Probate is a process that goes into effect when someone passes away to administer their estate. The laws of probate vary from state to state, but there are some common practices that link all of the states together. If a loved one passes away, then you will probably be involved in the probate process in some way.
What Is Probate?
The probate system is what your state uses to verify that a deceased person’s will is legitimate, and to make sure that all of the debts of the estate are satisfied. It can be a lengthy process depending on how the deceased’s estate is set up and whether or not there is a legal will on file. A family should hire an attorney to help oversee the probate process. The attorney does not need to be experienced in elder law, but it can help.
How Does The Process Start?
When an individual passes away, the courts will review the will to determine who the executor of the estate will be. Once the executor is identified and notified, that executor will work directly with the courts to start satisfying taxes and debts associated with the estate.
If there is no will, then the courts will assign an executor to the estate. Each state has its own rules for assigning an executor, but it is usually the closest relative to the deceased. Once that executor is in place, the process begins.
The executor and the courts will use the liquid assets of the estate to first satisfy any unpaid taxes, and then move to paying creditors. The courts will oversee the payment of creditors as long as their are liquid assets to utilize. When the liquid assets run out, the executor will start determining which property to sell to generate the cash needed to pay debts.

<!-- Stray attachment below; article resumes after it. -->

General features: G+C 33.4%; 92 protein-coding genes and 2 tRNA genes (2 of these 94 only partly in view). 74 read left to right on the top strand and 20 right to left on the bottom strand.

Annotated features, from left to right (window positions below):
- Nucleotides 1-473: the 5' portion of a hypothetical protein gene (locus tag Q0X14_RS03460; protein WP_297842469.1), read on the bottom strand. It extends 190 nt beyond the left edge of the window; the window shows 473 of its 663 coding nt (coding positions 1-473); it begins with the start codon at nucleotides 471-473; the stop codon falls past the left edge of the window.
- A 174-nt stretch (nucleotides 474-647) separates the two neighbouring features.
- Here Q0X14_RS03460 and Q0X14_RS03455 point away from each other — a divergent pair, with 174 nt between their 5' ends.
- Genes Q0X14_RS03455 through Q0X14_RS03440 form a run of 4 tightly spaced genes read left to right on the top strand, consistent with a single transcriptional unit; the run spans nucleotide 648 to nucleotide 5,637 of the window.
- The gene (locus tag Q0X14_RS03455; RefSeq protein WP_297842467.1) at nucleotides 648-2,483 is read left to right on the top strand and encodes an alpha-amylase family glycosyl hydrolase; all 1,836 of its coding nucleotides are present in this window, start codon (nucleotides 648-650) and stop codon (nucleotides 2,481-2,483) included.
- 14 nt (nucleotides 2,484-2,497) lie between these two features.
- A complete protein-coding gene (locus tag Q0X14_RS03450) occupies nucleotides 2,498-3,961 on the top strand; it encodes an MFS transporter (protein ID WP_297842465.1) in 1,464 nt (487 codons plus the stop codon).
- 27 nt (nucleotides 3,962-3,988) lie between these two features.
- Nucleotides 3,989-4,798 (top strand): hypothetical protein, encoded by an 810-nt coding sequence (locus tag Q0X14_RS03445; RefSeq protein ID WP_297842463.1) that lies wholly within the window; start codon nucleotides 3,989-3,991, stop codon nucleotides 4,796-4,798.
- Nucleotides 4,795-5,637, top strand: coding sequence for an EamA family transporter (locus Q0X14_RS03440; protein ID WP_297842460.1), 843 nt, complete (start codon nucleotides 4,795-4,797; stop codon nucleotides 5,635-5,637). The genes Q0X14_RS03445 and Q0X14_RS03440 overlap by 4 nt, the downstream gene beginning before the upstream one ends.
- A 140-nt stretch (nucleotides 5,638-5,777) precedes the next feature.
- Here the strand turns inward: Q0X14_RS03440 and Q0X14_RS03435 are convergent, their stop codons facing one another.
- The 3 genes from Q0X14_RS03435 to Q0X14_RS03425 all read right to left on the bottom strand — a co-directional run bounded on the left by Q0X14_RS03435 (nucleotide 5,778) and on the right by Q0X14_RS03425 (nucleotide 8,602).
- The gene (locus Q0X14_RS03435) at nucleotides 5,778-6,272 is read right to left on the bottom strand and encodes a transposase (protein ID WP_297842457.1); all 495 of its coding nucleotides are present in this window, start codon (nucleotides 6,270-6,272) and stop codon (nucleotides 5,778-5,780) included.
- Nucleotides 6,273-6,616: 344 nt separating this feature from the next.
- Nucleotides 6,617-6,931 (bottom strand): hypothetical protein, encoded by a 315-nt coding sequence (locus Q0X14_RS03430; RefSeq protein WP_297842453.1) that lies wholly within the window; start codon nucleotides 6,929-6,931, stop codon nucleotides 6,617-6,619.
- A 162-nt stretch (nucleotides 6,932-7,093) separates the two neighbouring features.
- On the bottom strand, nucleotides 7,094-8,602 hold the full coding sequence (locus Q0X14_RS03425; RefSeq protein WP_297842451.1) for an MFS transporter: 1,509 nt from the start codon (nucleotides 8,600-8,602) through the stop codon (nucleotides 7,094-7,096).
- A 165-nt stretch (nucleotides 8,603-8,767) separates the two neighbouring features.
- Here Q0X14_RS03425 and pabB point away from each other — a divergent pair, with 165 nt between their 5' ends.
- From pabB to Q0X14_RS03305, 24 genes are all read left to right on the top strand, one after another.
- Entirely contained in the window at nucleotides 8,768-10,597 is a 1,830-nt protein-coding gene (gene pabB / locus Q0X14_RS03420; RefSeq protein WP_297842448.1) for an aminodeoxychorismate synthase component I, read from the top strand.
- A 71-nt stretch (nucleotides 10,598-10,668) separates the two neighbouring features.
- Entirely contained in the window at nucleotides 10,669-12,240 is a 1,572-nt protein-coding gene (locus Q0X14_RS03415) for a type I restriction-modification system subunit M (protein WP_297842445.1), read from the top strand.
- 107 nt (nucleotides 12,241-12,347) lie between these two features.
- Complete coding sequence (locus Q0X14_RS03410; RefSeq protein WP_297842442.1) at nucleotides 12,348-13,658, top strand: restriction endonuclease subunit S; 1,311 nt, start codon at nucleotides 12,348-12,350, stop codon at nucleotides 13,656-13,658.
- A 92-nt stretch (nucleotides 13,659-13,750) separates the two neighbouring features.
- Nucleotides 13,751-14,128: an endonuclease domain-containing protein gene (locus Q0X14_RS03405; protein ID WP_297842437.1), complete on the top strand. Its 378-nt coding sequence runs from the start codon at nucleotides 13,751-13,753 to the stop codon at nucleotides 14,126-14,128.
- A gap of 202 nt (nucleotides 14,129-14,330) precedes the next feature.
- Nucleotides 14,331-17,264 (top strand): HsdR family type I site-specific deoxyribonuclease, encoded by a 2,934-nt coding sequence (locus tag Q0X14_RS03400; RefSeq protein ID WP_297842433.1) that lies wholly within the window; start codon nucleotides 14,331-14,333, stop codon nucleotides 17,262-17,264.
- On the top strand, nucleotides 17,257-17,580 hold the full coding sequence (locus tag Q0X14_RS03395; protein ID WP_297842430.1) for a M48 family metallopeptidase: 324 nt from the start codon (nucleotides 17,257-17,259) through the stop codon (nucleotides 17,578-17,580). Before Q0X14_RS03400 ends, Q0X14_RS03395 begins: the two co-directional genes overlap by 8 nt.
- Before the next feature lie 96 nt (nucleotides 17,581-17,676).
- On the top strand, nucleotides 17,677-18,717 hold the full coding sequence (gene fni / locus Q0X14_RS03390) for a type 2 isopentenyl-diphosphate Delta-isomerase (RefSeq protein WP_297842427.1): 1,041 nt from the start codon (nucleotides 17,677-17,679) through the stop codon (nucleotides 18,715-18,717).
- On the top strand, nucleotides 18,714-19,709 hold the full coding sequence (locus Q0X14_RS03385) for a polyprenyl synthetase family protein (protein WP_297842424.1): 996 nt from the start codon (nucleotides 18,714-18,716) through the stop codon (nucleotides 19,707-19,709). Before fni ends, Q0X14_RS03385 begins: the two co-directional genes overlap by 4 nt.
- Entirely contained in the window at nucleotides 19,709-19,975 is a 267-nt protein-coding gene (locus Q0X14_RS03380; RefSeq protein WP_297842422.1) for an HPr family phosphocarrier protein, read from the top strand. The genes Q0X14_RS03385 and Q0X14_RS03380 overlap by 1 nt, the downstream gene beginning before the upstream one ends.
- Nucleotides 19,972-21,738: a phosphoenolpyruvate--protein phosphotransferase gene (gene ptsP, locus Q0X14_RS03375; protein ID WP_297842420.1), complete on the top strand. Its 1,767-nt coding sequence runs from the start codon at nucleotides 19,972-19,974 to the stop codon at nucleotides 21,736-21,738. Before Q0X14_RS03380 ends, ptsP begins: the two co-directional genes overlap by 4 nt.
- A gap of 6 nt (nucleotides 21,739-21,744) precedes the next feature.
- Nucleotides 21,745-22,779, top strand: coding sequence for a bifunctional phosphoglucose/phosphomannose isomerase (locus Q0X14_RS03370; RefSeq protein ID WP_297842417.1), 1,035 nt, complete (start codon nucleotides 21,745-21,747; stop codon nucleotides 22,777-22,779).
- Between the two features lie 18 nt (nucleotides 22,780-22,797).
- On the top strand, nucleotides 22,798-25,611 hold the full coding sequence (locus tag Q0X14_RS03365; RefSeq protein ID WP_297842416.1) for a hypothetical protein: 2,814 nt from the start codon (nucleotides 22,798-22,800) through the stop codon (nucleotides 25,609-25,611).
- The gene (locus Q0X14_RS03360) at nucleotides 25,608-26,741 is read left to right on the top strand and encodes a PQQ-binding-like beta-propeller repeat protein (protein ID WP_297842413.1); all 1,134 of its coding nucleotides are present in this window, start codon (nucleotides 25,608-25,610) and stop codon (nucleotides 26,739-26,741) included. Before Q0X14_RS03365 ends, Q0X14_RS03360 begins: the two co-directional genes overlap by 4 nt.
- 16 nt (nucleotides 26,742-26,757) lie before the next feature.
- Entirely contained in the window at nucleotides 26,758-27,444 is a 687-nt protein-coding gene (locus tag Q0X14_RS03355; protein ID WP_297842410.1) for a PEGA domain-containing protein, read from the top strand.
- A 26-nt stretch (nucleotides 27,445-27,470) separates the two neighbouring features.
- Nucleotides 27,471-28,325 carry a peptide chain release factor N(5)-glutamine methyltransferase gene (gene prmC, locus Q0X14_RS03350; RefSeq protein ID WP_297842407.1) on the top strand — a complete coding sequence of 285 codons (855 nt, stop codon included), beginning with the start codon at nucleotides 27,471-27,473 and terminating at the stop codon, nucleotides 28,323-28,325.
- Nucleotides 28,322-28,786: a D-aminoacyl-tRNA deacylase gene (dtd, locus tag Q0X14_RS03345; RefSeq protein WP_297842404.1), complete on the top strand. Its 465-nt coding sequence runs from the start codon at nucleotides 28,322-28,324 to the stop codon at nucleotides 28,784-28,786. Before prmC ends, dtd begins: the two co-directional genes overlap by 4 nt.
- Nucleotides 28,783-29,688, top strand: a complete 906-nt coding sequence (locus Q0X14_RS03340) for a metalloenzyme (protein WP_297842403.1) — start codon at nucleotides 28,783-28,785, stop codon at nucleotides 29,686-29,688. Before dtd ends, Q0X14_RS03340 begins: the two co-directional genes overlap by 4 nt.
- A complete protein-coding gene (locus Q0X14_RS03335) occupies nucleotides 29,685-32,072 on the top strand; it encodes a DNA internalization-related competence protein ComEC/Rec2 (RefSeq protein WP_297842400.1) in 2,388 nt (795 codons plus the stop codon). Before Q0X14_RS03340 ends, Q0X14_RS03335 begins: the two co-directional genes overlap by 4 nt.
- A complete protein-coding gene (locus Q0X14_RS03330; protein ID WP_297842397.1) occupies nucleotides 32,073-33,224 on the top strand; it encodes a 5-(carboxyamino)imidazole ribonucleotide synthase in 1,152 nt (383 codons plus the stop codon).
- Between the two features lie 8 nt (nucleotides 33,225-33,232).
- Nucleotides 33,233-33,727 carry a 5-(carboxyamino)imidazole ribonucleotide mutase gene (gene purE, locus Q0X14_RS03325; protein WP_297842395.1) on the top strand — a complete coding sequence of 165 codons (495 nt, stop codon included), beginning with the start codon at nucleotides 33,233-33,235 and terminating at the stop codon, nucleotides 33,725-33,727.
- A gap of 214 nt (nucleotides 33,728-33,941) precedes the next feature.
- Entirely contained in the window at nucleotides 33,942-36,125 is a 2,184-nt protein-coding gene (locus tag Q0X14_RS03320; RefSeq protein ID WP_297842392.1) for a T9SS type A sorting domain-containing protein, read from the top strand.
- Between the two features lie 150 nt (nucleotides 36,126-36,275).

During this process, the beneficiaries of the estate are alerted that the estate is in probate and that they could be in line for some sort of distribution. But if the estate runs out of cash before debts are paid, then there will be nothing left to distribute to beneficiaries.
Closing The Estate
Once the courts are satisfied that all debts that can be paid have been paid and the remaining assets have been distributed to beneficiaries, the executor will end their guardianship of the estate and the estate will be closed. It is entirely possible that some creditors and beneficiaries will miss out on payments if the estate runs out of assets before all debts have been satisfied. Once the estate has been closed, the family can choose to continue doing business in the name of the estate.
The probate system in your state is designed to make sure that the debts of an estate are satisfied before beneficiaries are paid. The probate process can take a long time, but it essential in ensuring that a deceased individual’s final expenses are paid. If you need with the probate process contact our experienced probate and trust administration lawyers at The Mattar Firm today.